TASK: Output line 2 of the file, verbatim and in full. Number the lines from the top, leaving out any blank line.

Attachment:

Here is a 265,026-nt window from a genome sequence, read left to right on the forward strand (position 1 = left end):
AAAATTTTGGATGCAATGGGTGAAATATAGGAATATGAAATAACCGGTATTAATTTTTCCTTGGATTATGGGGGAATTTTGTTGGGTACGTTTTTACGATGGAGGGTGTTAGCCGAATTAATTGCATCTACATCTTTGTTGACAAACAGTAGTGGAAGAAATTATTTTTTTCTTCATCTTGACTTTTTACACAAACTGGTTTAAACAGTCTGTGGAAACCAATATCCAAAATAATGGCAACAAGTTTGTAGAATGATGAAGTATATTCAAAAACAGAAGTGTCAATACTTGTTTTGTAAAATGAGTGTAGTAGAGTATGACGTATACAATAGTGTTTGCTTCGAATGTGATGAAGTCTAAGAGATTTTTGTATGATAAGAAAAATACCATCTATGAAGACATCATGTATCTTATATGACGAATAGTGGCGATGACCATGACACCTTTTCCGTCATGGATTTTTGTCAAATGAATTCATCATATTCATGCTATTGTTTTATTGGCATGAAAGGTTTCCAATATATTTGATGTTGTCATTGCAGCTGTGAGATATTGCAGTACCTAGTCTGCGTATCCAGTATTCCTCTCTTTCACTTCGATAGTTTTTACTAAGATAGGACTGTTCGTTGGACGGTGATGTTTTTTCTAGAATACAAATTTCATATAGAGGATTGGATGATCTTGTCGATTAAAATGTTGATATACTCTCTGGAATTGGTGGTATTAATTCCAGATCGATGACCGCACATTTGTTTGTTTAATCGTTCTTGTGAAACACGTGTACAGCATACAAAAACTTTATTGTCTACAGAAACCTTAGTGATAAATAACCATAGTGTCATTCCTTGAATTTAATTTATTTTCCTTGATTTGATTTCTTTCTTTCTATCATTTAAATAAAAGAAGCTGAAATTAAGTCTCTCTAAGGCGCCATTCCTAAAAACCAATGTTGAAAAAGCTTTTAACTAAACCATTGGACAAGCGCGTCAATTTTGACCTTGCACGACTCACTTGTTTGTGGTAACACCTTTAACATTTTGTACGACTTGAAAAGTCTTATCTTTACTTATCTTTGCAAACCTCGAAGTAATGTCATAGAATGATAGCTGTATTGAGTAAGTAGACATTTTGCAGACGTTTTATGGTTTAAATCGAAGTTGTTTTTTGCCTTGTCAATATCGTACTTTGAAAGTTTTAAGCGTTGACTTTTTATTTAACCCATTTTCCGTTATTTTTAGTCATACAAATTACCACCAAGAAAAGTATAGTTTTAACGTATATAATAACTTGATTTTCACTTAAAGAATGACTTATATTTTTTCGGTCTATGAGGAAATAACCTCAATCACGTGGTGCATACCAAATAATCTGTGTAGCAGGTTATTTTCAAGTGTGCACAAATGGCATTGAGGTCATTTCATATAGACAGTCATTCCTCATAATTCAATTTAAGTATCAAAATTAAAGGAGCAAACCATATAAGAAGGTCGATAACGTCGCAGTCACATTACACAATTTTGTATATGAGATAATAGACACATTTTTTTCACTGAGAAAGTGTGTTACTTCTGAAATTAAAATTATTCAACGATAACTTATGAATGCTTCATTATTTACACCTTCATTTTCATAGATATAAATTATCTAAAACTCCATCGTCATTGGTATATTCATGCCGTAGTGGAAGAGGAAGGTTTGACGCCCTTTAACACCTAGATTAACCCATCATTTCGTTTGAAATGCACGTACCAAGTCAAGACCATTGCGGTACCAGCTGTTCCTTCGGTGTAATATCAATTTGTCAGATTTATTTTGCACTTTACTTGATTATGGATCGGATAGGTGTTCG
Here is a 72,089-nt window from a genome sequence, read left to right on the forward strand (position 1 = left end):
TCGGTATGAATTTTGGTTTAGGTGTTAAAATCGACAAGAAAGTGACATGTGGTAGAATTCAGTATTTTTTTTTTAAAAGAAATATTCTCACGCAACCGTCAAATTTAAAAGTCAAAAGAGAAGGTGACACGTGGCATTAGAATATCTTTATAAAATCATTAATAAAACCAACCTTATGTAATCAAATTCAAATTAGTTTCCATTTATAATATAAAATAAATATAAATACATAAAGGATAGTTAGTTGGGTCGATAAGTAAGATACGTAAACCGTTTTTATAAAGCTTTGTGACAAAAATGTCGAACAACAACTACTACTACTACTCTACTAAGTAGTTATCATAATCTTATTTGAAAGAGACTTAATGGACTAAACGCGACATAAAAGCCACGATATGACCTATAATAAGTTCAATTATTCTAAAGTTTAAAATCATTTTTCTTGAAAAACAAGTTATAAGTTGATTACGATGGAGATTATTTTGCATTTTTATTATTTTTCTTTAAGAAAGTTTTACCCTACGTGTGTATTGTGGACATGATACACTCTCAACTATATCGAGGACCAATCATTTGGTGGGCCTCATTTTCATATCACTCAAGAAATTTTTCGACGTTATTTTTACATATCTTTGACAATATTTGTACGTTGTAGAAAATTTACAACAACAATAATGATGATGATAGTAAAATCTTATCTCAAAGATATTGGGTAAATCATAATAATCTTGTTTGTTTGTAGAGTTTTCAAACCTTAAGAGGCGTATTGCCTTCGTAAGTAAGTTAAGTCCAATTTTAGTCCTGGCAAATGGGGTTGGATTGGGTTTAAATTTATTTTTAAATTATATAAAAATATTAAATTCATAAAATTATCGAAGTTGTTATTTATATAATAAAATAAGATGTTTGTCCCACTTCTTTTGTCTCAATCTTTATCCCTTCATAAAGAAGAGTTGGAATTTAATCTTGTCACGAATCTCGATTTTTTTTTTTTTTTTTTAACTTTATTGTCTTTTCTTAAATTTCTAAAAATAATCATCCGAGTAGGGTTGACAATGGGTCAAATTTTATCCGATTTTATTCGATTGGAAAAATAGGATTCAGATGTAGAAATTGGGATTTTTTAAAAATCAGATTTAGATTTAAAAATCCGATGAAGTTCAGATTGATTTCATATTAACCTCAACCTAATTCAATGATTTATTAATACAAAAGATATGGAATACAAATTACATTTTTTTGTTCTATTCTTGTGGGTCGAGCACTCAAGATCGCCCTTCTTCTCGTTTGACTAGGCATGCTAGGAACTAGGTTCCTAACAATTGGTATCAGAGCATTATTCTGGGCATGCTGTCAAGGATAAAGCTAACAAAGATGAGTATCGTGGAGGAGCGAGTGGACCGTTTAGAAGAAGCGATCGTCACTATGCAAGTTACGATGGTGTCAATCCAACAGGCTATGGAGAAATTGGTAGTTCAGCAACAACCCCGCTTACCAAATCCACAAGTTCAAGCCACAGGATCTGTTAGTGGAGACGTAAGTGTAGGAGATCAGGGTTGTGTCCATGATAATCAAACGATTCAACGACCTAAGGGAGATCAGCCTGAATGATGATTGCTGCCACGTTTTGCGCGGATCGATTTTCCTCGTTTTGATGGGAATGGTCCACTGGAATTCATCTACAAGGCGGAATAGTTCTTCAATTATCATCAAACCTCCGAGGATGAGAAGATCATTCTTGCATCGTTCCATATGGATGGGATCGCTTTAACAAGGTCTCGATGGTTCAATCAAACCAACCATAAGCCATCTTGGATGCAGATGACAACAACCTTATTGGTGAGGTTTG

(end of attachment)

AAAATTTTGGATGCAATGGGTGAAATATAGGAATATGAAATAACCGGTATTAATTTTTCCTTGGATTATGGGGGAATTTTGTTGGGTACGTTTTTACGATGGAGGGTGTTAGCCGAATTAATTGCATCTACATCTTTGTTGACAAACAGTAGTGGAAGAAATTATTTTTTTCTTCATCTTGACTTTTTACACAAACTGGTTTAAACAGTCTGTGGAAACCAATATCCAAAATAATGGCAACAAGTTTGTAGAATGATGAAGTATATTCAAAAACAGAAGTGTCAATACTTGTTTTGTAAAATGAGTGTAGTAGAGTATGACGTATACAATAGTGTTTGCTTCGAATGTGATGAAGTCTAAGAGATTTTTGTATGATAAGAAAAATACCATCTATGAAGACATCATGTATCTTATATGACGAATAGTGGCGATGACCATGACACCTTTTCCGTCATGGATTTTTGTCAAATGAATTCATCATATTCATGCTATTGTTTTATTGGCATGAAAGGTTTCCAATATATTTGATGTTGTCATTGCAGCTGTGAGATATTGCAGTACCTAGTCTGCGTATCCAGTATTCCTCTCTTTCACTTCGATAGTTTTTACTAAGATAGGACTGTTCGTTGGACGGTGATGTTTTTTCTAGAATACAAATTTCATATAGAGGATTGGATGATCTTGTCGATTAAAATGTTGATATACTCTCTGGAATTGGTGGTATTAATTCCAGATCGATGACCGCACATTTGTTTGTTTAATCGTTCTTGTGAAACACGTGTACAGCATACAAAAACTTTATTGTCTACAGAAACCTTAGTGATAAATAACCATAGTGTCATTCCTTGAATTTAATTTATTTTCCTTGATTTGATTTCTTTCTTTCTATCATTTAAATAAAAGAAGCTGAAATTAAGTCTCTCTAAGGCGCCATTCCTAAAAACCAATGTTGAAAAAGCTTTTAACTAAACCATTGGACAAGCGCGTCAATTTTGACCTTGCACGACTCACTTGTTTGTGGTAACACCTTTAACATTTTGTACGACTTGAAAAGTCTTATCTTTACTTATCTTTGCAAACCTCGAAGTAATGTCATAGAATGATAGCTGTATTGAGTAAGTAGACATTTTGCAGACGTTTTATGGTTTAAATCGAAGTTGTTTTTTGCCTTGTCAATATCGTACTTTGAAAGTTTTAAGCGTTGACTTTTTATTTAACCCATTTTCCGTTATTTTTAGTCATACAAATTACCACCAAGAAAAGTATAGTTTTAACGTATATAATAACTTGATTTTCACTTAAAGAATGACTTATATTTTTTCGGTCTATGAGGAAATAACCTCAATCACGTGGTGCATACCAAATAATCTGTGTAGCAGGTTATTTTCAAGTGTGCACAAATGGCATTGAGGTCATTTCATATAGACAGTCATTCCTCATAATTCAATTTAAGTATCAAAATTAAAGGAGCAAACCATATAAGAAGGTCGATAACGTCGCAGTCACATTACACAATTTTGTATATGAGATAATAGACACATTTTTTTCACTGAGAAAGTGTGTTACTTCTGAAATTAAAATTATTCAACGATAACTTATGAATGCTTCATTATTTACACCTTCATTTTCATAGATATAAATTATCTAAAACTCCATCGTCATTGGTATATTCATGCCGTAGTGGAAGAGGAAGGTTTGACGCCCTTTAACACCTAGATTAACCCATCATTTCGTTTGAAATGCACGTACCAAGTCAAGACCATTGCGGTACCAGCTGTTCCTTCGGTGTAATATCAATTTGTCAGATTTATTTTGCACTTTACTTGATTATGGATCGGATAGGTGTTCG